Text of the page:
Metro Council leaders intend to commit more resources to keep those with mental illness out of jail
Jefferson County leaders met Wednesday at the Healing Place to announce the county’s support of Stepping Up, a national initiative to reduce the number of people with mental illness out of jail.
LOUISVILLE, Ky. (WDRB) -- Jefferson County leaders met Wednesday at the Healing Place to announce the county’s support of Stepping Up, a national initiative to reduce the number of people in jail with mental illness.
The National Association of Counties started Stepping Up in 2015. Jefferson County was one of the first counties in the country pledge its support over three years ago.
“Over the last three years, Louisville Metro Council has been taking many steps to support programs that help us battle mental health issues,” said Metro Council President Pro Tem Cheri Bryant Hamilton
Jefferson County Circuit Court Clerk David Nicholson said the initiative is designed to spread awareness in order to encourage more public and private support, resources and funding for different data-driven, action-based programs.
“It’s saying we can do more,” Nicholson said. “We can provide, and we can do better in serving this population.”
Nicholson said 25 percent of the Metro Corrections population is on some sort of psychotropic medication. He said many of the inmates with mental illness are brought in “usually on low level crimes,” and supporting more programs to keep the non-violent mentally ill inmates out of jail could help relieve overcrowding concerns at Metro Corrections.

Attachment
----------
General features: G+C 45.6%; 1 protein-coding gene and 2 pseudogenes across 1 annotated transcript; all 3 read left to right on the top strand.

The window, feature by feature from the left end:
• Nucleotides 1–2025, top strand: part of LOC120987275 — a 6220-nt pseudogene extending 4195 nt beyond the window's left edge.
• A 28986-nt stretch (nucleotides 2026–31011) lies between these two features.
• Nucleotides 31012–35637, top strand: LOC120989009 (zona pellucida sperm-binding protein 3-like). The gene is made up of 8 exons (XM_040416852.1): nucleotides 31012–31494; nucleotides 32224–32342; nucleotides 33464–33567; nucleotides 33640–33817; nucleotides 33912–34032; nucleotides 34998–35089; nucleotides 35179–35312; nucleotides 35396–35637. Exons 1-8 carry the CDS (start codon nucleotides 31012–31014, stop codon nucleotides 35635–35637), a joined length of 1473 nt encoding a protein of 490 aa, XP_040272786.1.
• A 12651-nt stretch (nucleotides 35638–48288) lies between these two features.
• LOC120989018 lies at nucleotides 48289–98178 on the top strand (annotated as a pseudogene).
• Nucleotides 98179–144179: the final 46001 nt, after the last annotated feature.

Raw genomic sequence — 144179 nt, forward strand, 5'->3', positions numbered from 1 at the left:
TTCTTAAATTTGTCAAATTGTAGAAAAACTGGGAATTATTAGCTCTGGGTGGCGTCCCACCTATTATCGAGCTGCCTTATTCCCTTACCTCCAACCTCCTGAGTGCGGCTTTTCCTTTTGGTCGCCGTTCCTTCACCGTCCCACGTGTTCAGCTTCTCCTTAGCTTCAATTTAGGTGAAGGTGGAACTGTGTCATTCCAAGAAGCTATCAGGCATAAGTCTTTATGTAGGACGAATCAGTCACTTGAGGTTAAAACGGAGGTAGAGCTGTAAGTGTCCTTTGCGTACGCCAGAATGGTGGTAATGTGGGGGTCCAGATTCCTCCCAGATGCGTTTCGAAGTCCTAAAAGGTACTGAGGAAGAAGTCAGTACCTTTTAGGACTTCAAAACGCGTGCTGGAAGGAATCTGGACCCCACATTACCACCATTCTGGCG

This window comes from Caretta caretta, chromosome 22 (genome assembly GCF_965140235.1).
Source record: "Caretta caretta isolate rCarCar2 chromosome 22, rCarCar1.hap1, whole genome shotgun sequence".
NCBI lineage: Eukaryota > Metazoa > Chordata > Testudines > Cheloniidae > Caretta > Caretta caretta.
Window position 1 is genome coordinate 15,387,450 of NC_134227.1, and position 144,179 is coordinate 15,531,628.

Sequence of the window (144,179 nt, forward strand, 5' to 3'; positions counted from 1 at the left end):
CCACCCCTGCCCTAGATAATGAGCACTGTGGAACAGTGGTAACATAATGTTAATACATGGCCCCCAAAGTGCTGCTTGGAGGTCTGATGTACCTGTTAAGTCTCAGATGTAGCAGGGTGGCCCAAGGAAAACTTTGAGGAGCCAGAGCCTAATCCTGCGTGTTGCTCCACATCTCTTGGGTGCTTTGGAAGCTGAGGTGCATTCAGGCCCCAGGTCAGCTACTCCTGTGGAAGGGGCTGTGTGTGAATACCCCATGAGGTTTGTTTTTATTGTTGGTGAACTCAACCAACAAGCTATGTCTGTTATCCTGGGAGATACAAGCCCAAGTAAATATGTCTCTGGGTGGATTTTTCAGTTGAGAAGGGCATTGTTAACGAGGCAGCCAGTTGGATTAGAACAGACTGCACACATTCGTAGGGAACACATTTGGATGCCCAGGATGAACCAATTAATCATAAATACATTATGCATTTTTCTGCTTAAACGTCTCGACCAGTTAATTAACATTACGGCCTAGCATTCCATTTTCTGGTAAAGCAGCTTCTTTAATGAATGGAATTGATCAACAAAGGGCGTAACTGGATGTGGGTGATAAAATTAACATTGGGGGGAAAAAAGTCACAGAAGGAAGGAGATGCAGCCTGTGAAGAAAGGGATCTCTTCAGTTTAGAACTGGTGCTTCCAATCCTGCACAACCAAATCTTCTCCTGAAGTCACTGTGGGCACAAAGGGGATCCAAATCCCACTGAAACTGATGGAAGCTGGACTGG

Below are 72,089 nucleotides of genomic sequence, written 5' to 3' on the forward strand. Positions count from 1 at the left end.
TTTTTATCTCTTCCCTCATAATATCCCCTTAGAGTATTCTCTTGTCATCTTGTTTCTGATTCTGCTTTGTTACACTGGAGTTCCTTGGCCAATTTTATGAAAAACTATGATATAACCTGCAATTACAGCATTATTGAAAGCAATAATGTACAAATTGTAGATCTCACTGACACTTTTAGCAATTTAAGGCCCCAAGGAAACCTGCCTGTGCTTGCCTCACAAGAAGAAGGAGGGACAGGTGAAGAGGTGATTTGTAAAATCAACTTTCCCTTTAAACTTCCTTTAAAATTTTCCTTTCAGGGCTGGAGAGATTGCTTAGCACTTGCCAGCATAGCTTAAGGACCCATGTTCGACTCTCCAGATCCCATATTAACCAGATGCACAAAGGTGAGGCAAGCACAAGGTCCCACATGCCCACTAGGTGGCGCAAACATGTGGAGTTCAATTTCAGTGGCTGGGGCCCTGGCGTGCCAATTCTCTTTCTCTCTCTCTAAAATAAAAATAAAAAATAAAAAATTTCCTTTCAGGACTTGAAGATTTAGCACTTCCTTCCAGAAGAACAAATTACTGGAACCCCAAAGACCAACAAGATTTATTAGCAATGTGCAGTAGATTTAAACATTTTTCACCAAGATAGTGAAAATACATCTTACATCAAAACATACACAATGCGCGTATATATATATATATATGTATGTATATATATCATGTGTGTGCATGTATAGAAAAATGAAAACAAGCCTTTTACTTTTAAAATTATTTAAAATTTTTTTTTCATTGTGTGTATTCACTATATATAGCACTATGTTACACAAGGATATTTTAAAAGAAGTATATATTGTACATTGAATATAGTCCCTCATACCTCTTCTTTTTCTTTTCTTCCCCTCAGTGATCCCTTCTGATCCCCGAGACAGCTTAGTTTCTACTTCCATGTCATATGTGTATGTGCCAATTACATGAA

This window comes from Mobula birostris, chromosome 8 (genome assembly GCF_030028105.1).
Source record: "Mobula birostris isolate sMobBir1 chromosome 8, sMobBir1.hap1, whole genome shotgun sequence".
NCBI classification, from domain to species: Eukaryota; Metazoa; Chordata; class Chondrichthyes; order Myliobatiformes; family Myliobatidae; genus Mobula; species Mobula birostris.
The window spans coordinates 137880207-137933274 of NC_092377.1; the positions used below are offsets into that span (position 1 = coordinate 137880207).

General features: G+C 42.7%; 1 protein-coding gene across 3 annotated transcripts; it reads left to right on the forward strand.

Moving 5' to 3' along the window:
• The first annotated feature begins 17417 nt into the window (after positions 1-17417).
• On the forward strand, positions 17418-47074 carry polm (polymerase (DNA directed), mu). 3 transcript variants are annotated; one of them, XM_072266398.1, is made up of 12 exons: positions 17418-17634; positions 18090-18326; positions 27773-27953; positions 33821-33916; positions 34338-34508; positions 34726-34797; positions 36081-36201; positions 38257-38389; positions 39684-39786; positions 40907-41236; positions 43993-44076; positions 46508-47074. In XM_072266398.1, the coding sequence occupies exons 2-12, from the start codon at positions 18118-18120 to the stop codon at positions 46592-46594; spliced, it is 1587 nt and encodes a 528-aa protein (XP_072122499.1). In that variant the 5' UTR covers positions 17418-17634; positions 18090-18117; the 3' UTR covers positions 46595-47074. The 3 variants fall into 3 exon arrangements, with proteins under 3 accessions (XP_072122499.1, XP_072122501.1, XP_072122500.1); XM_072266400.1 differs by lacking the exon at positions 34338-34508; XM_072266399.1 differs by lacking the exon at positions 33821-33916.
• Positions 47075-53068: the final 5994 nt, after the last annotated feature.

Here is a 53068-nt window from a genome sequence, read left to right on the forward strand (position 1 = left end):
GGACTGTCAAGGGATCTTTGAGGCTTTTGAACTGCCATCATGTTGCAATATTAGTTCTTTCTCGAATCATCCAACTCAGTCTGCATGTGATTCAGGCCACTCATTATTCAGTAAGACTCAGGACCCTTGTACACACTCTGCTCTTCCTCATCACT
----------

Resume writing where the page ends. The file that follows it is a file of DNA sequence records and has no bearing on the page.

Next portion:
Metro Council funded a pilot project called the Living Room, a facility run by Centerstone where mental health and addiction patients can find shelter, clothing and connections for therapy or other services. According to Metro Corrections, since January 2018, corrections officers have brought 90 people to the Living Room from the jail.
Bryant Hamilton said Metro Council intends to fully fund the Living Room this coming year.
“The Metro Council is putting our money where our mouth is,” she said.
Another group helping divert people from jail is the Healing Place, which is expanding its services by building bigger buildings. The Healing Place can house 700 men and women every night but has to turn away around 250. With the expansion, the center expects to be able to serve more than 1,000 people every day. Managers said these services save the city $13 million every year.
Metro Corrections already provides services for those with mental illness. Assistant Director Steve Durham said Centerstone has an office inside the jail to help identify any mental health needs. The jail also refers appropriate inmates to the Living Room.
Durham said the jail also creates discharge plans for those with mental health concerns, substance use disorders or housing insecurities. Since July 2015, staff connected about 1,300 inmates leaving jail with local groups to continue their therapy or other rehabilitation.
Metro Council unanimously approved a resolution last week to support Stepping Up and declare May 16 Louisville’s Stepping Up Day of Action.
Leaders say what the Healing Place and Centerstone are doing is a model for the rest of Kentucky. And Nicholson said counties across the country are looking to replicate what Louisville is doing.
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